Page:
Friday, January 6, 2012

Episode 32: Critical skills and strategy

*(Not actually episode 2, as Jason says at the beginning and end of the episode for some reason)

Audio note: Rachel's wifi dropped in and out a bit. We think that nothing important was said during the brief pauses! Also, the recording quality improves after the first five minutes or so, so if the audio sounds muddy at first, stick with it.

Download the podcast (mp3, ~48 minutes)

Rachel's upcoming new gig

Show Notes:


      1. Hi Jason, Rachel and Anna,

        First, I want to thank you for the effort you put into your podcast. I look forward to the monthly updates and love that you are not scripted! Anyway, this month's podcast really struck a chord with me. Rachel, I've been trying to figure out how to introduce more critical thinking skills for a long time now and I applaud the three of you and your great ideas in the podcast.

        In my experience, the teaching of critical thinking needs to be scaffolded over time. When I think back to my own college experience (pre-Internet) it was a gradual awakening to finally figure out that maybe I can add to the conversation within my paper with my own ideas. Too often I encounter students who want the articles they find to give them the answer they need in 1-5 sentences in a succinct manner. I am constantly reminding them that after they actually find the relevant article they need to synthesize it and relate it back to their topic--in their own words.

        Recently, I gave a oneshot to a litcrit class on the basics of book and database searching. The instructor gave them a very tough assignment and they had a hard time finding anything. Some of them came to me for help and I taught them how to delve into the TOCs of books and how to do advanced searching in the DBs and Google. They still didn't understand how something that was only slightly related (by the title) might actually help them. It wasn't until the third visit by 3 of these students that they finally understood that THEY had to read the material and make the connection to their thesis in their own words and with their own ideas. So, I don't think it can be done in a one hour workshop (sorry Rachel!) After I give my oneshots, I offer the students to come to the reference desk when I'm on duty or to contact me via email. I have started creating LibGuides for some of the oneshots and that has broken down some or the librarian/student barriers as well. They need time to develop these skills as I have seen through the litcrit class. Those that want to give the extra effort will find me and get the extra attention.

        Anyway, that's my two cents. Keep up the great work. I love listening to your podcasts during my treadmill workouts!

        Maryanne Mills
        Instruction Librarian
        West Valley College
        Saratoga, CA

      2. Maryanne, thanks so much for your wonderful comments!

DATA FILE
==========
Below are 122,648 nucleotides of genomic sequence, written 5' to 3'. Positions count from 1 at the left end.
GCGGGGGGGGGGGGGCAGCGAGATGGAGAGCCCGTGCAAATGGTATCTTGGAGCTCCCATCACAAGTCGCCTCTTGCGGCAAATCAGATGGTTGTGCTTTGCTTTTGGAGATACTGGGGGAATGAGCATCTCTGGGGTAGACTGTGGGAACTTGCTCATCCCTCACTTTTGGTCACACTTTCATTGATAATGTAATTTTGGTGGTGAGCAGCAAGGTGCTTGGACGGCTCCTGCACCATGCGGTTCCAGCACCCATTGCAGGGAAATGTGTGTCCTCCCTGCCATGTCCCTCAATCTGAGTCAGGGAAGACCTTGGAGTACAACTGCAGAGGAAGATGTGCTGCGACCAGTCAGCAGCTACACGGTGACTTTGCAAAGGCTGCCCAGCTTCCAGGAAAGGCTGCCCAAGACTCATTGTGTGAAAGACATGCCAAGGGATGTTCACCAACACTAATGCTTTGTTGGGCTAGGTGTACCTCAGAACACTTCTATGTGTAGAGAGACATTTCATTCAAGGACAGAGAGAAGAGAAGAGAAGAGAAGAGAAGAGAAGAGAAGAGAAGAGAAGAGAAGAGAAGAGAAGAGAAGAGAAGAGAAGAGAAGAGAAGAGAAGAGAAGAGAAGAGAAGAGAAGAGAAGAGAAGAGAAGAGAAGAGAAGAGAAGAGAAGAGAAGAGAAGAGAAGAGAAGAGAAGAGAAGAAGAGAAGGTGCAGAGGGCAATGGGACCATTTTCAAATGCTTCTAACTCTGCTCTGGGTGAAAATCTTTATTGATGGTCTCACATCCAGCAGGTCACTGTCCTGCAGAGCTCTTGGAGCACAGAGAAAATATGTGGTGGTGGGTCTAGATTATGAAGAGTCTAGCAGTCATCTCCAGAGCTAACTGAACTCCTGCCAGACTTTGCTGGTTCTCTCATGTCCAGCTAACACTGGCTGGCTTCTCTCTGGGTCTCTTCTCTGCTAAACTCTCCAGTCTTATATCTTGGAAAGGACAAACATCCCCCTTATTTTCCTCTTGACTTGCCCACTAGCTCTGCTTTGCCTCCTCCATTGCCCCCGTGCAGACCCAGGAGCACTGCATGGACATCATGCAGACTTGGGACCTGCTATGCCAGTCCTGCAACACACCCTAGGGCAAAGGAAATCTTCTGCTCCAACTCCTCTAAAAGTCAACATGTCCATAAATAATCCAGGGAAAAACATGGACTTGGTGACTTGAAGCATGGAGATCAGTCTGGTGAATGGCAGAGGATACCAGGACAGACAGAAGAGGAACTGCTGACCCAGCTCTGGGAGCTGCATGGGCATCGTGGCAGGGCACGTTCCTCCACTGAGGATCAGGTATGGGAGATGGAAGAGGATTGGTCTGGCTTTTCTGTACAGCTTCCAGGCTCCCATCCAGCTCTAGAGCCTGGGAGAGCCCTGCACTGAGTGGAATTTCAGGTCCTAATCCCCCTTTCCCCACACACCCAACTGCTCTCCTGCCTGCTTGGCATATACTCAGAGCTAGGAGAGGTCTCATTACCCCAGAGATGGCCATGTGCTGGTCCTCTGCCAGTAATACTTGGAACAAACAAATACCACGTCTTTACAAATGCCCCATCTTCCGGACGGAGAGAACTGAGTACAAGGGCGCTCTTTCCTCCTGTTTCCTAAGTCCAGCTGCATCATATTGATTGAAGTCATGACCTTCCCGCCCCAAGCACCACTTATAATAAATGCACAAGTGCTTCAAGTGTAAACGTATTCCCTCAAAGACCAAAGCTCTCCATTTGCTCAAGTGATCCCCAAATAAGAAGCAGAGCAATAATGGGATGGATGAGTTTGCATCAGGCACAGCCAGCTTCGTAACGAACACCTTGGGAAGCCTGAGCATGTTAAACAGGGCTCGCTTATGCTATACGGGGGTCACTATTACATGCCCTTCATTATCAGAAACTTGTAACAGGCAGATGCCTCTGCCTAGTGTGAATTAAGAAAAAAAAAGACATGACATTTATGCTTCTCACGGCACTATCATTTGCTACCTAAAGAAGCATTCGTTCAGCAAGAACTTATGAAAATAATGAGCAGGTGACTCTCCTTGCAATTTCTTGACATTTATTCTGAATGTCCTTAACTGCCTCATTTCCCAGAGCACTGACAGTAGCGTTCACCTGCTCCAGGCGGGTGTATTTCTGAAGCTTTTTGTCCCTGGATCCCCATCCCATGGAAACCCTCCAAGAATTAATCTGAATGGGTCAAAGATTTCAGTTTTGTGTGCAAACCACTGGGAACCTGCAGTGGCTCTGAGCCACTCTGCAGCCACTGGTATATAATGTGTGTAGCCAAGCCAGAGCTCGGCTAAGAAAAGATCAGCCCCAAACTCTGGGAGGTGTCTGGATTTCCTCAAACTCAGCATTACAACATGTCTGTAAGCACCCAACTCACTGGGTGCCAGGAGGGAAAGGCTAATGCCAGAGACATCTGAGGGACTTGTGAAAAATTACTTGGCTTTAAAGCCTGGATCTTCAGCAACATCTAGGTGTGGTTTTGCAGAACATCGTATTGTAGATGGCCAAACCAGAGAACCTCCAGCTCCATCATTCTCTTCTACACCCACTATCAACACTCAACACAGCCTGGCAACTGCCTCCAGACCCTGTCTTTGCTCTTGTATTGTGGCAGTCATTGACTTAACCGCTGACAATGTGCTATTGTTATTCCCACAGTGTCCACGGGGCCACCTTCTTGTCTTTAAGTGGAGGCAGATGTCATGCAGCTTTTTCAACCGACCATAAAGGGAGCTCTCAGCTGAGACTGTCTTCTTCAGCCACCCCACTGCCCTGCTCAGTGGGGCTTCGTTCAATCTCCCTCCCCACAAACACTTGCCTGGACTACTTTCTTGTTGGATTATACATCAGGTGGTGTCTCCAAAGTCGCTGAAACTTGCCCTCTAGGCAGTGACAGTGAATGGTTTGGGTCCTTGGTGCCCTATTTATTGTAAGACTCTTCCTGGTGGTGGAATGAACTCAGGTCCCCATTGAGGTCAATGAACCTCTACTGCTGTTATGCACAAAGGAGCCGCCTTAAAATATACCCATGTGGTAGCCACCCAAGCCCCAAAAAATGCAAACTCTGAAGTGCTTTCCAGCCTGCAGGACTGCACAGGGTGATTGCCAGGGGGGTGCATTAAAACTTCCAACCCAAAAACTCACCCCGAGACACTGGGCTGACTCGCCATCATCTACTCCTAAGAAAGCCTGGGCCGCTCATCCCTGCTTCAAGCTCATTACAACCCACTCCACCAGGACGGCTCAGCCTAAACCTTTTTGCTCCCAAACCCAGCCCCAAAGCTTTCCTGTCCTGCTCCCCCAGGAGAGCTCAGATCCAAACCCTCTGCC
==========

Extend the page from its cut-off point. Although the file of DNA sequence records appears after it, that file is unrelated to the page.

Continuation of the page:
I really love the point you make about students not realizing what exactly they should be doing with these wonderful articles and bits of information that they find - yet another thing I gloss over, but completely changes how students approach the information-gathering stage of research.

        I always go back and forth as to whether creating a course-specific LibGuide is good (personalization! direct contact to the librarian!) or bad (it doesn't teach them how to navigate the web site or choose resources for other classes), but anything that reduces barriers sounds like a positive.

        Thanks for giving me some (more) things to think about!

      3. Rachel -- I just did a presentation about Libuides, and I have some thoughts and research about that very question!

        Let's read Maryanne's comment on next month's episode and talk about all this.

      4. It was challenging to listen to this month's podcast. I kept wondering how I would phrase some of the situations related in the podcast. It struck me that every competent librarian's own approach plays a small roll in the overall building of a student's critical thinking. We look for immediate metrics that allow feedback so we can judge how effective our teaching is. We need to be aware that a measurable difference probably occurs over the course of semesters rather than 50 minute classes. Librarians should be confident that what we teach is usable down the road. Maryanne's experience with the student who had the a-ha moment well after the library instruction class shows that the road to critical thinking is long and often requires mistakes so we may learn from them.

        My database analogy focuses on orange juice (I work at SUNY Orange). There are many brands and each brand has a variety of pulpiness and added nutrients. I can get "orangey" goodness from any brand but if I want specific added value I need to select the right variety.

        Andy Heiz
        Electronic Services Librarian
        Orange County Community College

      5. When I was listening, I thought of a (perhaps time consuming) way to present the issue of effective keywords: ask students to imagine that they had written an article. How would they expect someone to search for it and find it? They'd have to assign subject terms. This strategy makes the student consider the issue from a different angle that might be impactful. Or: hand out some random short articles to groups and have them jot down what they agree to be the main subject terms.

        Julie Cornett
        Librarian, Instructor
        Cerro Coso Community College

      6. I like that idea (and I'm curious to see how well they can think like a researcher). I was definitely trying to get this idea across during a class yesterday, and showed them the author-supplied keywords, which would fit into the lesson quite nicely!